How motherhood affects the careers of scientists in Brazil
By Rossana Soletti
It is only 7 o’clock in the morning, and instead of having a quiet breakfast, I turn on the computer with a cup of coffee next to me so I can get on with my work. After thinking for a few minutes and writing the first two sentences of a text, one daughter wakes up hungry. I stop everything, go to the kitchen, prepare breakfast, talk a little and go back to work. Ten minutes later, the second daughter wakes up, and the whole cycle begins again. From then on, the interruptions to meet the intense demands of two young children do not stop. It is difficult to even produce a text about the difficulties of being a scientist working at home while taking care of my kids.
I think that by this time, my male colleagues and my childless female colleagues have already held meetings, written articles and started many other activities, while I’m still trying to finish the first paragraph of a text. “They are choices,” many will say. In some cases, they may be, but not always. In our country, half of the pregnancies are not planned. As if that were not enough, women work approximately 10 more hours per week than men in household chores and in the care of children and relatives.
The Parent in Science Movement, of which I am a member, studies and discusses the impacts of parenting on the scientific career. According to data from the group, more than half of all female scientists in Brazil are the only or main caregivers of children, and before the pandemic, 45% of them said they could not work at home. Since the advent of social distancing and remote work, this scenario has intensified: only 47% of female scientists with children were able to submit the scientific manuscripts they had planned before the start of the pandemic, compared to 76% of male scientists without children. Even when considering only male and female scientists with children, the overload on women was evident: only 28% of mothers of children aged between 1 and 6 years were able to submit their manuscripts, compared to 52% of male scientists who were fathers of children in the same age group.
In academic life, men and women, white and black, with and without children, may be able to compete from a position of equality (following the same selection criteria) but not of equity. Maternity leave, for example, which is so necessary and hard-won in the academic community, may end up harming women. This time of pause to care for children is not taken into account when evaluating the performance of scientists: when submitting a project proposal requesting funds for research or when applying for a job, everyone will be evaluated according to their publication record in the last few years. Consequently, women who put their careers on hold after becoming mothers will be penalized in this evaluation. This is one of the reasons for the difference in the number of women in the highest ranks of the academic hierarchy.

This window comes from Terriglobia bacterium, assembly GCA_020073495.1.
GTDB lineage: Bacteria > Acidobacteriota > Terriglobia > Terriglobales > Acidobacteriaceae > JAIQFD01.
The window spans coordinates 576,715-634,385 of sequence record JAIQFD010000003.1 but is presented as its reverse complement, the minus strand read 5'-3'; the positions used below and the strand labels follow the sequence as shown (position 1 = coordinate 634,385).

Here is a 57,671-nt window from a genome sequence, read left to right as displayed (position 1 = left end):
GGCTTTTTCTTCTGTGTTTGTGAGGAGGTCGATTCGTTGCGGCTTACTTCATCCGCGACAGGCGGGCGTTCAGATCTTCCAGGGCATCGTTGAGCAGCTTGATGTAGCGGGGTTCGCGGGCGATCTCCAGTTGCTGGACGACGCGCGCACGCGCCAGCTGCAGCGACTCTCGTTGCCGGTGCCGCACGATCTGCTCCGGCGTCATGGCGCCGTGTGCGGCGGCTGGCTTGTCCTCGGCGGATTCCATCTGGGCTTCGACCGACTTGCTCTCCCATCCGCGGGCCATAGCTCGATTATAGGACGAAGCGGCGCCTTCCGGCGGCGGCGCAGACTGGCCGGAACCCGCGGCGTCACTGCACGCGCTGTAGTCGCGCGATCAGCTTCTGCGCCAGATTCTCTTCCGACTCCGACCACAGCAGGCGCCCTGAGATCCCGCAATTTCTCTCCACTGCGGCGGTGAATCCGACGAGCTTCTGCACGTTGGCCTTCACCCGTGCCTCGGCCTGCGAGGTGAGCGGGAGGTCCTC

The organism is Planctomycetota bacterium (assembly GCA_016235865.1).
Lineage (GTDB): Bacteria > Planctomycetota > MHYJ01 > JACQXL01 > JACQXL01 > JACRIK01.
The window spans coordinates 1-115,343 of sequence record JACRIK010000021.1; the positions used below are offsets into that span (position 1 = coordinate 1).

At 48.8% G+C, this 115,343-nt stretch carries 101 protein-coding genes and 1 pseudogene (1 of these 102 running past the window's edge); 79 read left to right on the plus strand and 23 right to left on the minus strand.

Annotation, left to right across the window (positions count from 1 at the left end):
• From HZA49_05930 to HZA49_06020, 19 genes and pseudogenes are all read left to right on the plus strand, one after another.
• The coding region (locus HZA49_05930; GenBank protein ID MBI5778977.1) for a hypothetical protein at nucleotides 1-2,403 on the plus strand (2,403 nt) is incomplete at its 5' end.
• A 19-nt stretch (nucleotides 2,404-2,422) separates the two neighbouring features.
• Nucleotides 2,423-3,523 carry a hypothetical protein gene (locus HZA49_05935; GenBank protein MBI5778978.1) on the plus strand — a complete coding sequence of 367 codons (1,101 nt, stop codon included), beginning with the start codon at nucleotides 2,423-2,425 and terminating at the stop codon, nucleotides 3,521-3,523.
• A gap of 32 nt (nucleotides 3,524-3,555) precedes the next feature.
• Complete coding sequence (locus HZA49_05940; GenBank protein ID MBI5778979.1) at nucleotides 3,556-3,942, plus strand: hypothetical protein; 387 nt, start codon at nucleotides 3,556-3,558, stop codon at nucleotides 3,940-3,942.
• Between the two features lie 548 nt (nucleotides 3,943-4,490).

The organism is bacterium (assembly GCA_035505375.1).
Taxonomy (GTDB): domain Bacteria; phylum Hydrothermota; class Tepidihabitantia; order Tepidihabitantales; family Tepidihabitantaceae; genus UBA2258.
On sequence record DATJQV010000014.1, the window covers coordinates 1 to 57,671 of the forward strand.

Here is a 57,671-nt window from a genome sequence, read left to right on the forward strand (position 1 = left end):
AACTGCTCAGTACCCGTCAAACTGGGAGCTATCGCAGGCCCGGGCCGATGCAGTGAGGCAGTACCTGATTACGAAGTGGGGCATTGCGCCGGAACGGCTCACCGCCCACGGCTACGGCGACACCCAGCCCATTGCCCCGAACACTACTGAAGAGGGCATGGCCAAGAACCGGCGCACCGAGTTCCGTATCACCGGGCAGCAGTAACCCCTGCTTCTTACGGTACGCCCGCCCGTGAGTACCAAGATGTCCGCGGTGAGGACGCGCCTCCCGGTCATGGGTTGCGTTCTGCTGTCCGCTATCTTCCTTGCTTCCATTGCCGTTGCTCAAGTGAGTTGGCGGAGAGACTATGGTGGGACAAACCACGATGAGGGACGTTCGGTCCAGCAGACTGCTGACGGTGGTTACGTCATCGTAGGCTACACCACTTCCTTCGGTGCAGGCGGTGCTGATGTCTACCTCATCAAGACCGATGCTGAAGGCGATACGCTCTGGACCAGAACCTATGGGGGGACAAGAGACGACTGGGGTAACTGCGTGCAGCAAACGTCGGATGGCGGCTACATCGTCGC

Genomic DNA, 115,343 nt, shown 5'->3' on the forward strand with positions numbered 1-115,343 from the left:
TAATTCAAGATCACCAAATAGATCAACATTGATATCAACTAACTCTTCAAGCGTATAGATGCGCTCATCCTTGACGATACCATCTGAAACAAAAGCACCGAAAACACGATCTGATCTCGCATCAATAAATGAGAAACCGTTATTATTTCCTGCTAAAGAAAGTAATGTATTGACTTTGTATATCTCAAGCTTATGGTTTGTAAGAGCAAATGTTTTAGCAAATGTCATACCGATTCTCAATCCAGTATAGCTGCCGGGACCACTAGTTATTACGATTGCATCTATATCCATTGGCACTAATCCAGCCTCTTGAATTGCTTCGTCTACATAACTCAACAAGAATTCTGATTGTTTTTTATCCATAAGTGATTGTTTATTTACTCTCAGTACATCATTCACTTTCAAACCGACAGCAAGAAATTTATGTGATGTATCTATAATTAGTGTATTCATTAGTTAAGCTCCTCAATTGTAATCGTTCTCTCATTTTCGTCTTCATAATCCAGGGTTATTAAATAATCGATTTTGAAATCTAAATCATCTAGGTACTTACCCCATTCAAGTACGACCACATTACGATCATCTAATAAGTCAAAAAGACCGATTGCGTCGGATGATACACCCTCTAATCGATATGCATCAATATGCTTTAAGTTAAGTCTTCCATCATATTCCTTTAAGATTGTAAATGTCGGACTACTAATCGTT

Women represent the majority of undergraduate scholarship awardees in Brazil. However, they account for only about 25% of research productivity fellows at the highest career level in Brazil. Of the Nobel laureates worldwide, only 6% are women. In addition, black and brown women with doctorates represent less than 3% of teaching scientists in our country. And who remembers the name of a female Minister of Science and Technology? Well, we have had none. This underrepresentation of women throughout the academic career path brings many obstacles to the scientific and technological development of the country, but a science with more diversity is also a more just and efficient science.
Considering the period of maternity leave when evaluating the productivity of scientists is only one of the necessary measures on the path to equity. As long as we cannot overcome the barriers of academia and promote cultural and social changes, such as the equal participation of men and women in childcare, the system that promotes the rise of scientists throughout their careers needs to change.
Rossana Soletti is a professor at Federal University of Rio Grande do Sul and a member of the Parent in Science Movement.
This text was originally publicated on Serrapilheira’s Ciência Fundamental blog on Folha de S.Paulo